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veyed the annual tribute, recognising the King of Persia, informed Vasdew of the circumstance. The Raja, descending from his throne, seated the stranger upon it, and after giving him his daughter in marriage, furnished him with a suitable escort, which attended him back to Persia. Vasdew died after reigning seventy years; during which time the fort of Kalpy was built. He left thirty-two sons, who disputed the succession with each other for two years: the throne was at length ascended by Ramdew Rahtore, the general of the late Vasdew. Having reduced the rebellious officers and rajas of his country, Ramdew marched to the province of Marwar, from whence he expelled the tribe of Kutchwaha, and established that of Rahtore, which has remained there ever since ; while that of Kutch. waha removed to the neighbourhood of Rohtas. On his return to Kunowj, he marched against Bengal, and taking possession of the capital, he obtained great treasures, after having been absent from Kunowj for three years.
Four years after this event, proceeding to Malwa, he reduced it, and built many towns and cities in that kingdom ; among which was Nurwur, where having left a garrison of rahtories, he deputed an embassy to Shew Ray, Raja of Beejanuggur, soliciting his daughter in marriage. That Prince, dreading the power of Ramdew, sent her with valuable presents, along with the ambassador. Ramdew remained for two years in peace and happiness, after which, attacking the rajas of Sewalik, he extorted from them annual tribute. In that war, Ramdew was opposed by the Raja of Ku- . maoon (who inherited his country and crown from a long line of ancestors that had ruled upwards of 2000 years): a sanguinary battle took place, which lasted during the whole of one day, from sunrise to sunset, wherein many thousands were slain on both sides ; till at length the Raja of Kumaoon was defeated with the loss of all his elephants and treasures, and fled to the hills. Ramdew having subsequently compelled his enemy to give him his daughter in marriage, left him in possession of his country, and marching towards Nugrakote, plundered it, and at length arrived at a place called Shewkote Pindy*, where (on account of his veneration for the idol Doorga, which is situated at a small distance on the top of a neighbouring hill at Nagrakote,) he halted, and summoned the raja to appear before him. The Raja would by no means consent, but agreed to meet Ramdew at the temple, wherein the idol was placed. Thus the two princes met at the temple, when the Raja having given his daughter in marriage to the son of Raindew, the latter proceeded from thence to the fort of Jummoo. The Raja of Jummoo opposed him in the woods, but was eventually defeated. Ramdew pursued him to the fort of Jummoo, which he attacked, and subdued. At length the Raja consented to become tributary, and gave his daughter to another of Ramdew's sons. Ramdew being then in the vicinity of the Behut, a river which takes its rise in the hilly tract of Kashmeer, and flows through the territory of the Punjab, proceeded through Bengal as far as the sea-shore, where the Sewalik mountains have their termination.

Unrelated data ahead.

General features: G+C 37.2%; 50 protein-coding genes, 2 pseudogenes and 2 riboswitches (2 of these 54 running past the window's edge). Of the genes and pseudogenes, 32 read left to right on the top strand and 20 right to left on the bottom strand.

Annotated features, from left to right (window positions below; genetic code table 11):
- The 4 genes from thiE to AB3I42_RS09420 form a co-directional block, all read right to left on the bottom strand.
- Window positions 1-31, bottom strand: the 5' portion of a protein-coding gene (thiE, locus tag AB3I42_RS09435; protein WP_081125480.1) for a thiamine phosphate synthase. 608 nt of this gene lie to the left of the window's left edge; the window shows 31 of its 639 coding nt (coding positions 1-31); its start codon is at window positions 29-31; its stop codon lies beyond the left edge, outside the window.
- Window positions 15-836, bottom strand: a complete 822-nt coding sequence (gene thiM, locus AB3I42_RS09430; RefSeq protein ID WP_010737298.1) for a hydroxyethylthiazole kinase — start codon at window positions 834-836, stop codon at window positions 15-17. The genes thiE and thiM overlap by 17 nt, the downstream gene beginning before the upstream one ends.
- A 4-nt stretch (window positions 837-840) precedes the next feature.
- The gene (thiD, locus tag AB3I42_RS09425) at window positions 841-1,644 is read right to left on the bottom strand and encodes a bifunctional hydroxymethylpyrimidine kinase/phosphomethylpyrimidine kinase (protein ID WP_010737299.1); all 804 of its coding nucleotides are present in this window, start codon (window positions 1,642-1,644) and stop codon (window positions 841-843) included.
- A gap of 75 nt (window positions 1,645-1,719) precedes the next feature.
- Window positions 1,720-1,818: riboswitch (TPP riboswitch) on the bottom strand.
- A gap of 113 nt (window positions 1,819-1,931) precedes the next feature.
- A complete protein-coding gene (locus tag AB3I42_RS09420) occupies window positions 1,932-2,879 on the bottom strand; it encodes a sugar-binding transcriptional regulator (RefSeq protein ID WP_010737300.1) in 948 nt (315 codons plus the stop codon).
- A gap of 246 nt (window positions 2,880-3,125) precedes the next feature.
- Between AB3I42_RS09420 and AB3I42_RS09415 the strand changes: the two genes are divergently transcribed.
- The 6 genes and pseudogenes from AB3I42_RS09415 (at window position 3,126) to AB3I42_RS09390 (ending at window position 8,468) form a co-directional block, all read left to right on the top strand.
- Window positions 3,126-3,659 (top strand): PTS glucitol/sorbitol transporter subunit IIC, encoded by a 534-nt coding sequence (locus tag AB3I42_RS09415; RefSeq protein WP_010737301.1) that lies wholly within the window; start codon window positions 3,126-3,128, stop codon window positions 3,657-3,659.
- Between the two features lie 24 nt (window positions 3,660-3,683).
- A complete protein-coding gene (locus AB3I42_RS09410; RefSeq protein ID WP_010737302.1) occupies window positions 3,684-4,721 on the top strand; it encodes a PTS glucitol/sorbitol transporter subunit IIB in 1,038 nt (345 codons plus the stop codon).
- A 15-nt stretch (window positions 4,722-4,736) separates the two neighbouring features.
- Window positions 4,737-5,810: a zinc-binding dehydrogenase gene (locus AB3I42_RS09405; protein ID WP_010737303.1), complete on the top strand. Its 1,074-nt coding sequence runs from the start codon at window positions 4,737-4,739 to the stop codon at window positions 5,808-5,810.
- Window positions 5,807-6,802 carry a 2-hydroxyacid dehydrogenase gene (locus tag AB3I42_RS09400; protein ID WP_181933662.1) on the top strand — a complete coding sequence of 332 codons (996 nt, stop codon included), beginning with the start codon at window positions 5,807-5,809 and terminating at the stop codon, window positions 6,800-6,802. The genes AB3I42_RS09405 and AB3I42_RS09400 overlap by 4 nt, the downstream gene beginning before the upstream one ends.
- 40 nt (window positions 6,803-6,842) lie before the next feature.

* This place is written differently in various manuscripts, and is not down in any of the maps I have consulted.